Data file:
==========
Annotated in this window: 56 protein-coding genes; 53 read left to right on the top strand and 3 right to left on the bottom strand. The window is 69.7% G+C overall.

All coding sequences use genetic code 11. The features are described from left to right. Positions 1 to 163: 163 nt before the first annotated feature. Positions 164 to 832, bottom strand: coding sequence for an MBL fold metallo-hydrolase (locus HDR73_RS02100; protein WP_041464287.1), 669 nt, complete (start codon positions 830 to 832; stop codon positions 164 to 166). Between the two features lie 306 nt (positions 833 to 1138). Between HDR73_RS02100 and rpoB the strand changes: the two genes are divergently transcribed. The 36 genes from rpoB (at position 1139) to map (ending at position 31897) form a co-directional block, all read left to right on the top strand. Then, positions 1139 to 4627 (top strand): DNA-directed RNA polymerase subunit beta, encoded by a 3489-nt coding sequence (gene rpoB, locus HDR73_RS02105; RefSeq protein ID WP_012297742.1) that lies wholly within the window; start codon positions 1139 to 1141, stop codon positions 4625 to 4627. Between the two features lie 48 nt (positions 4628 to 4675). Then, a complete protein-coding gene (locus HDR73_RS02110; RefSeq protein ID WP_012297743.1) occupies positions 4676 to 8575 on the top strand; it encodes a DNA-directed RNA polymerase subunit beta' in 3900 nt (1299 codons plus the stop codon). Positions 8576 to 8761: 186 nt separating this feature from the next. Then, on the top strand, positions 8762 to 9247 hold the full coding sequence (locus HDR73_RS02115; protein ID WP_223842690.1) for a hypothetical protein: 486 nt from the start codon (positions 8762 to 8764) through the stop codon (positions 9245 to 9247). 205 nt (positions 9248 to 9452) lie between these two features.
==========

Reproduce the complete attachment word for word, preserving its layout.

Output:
Annotated in this window: 56 protein-coding genes; 53 read left to right on the top strand and 3 right to left on the bottom strand. The window is 69.7% G+C overall.

All coding sequences use genetic code 11. The features are described from left to right. Positions 1 to 163: 163 nt before the first annotated feature. Positions 164 to 832, bottom strand: coding sequence for an MBL fold metallo-hydrolase (locus HDR73_RS02100; protein WP_041464287.1), 669 nt, complete (start codon positions 830 to 832; stop codon positions 164 to 166). Between the two features lie 306 nt (positions 833 to 1138). Between HDR73_RS02100 and rpoB the strand changes: the two genes are divergently transcribed. The 36 genes from rpoB (at position 1139) to map (ending at position 31897) form a co-directional block, all read left to right on the top strand. Then, positions 1139 to 4627 (top strand): DNA-directed RNA polymerase subunit beta, encoded by a 3489-nt coding sequence (gene rpoB, locus HDR73_RS02105; RefSeq protein ID WP_012297742.1) that lies wholly within the window; start codon positions 1139 to 1141, stop codon positions 4625 to 4627. Between the two features lie 48 nt (positions 4628 to 4675). Then, a complete protein-coding gene (locus HDR73_RS02110; RefSeq protein ID WP_012297743.1) occupies positions 4676 to 8575 on the top strand; it encodes a DNA-directed RNA polymerase subunit beta' in 3900 nt (1299 codons plus the stop codon). Positions 8576 to 8761: 186 nt separating this feature from the next. Then, on the top strand, positions 8762 to 9247 hold the full coding sequence (locus HDR73_RS02115; protein ID WP_223842690.1) for a hypothetical protein: 486 nt from the start codon (positions 8762 to 8764) through the stop codon (positions 9245 to 9247). 205 nt (positions 9248 to 9452) lie between these two features.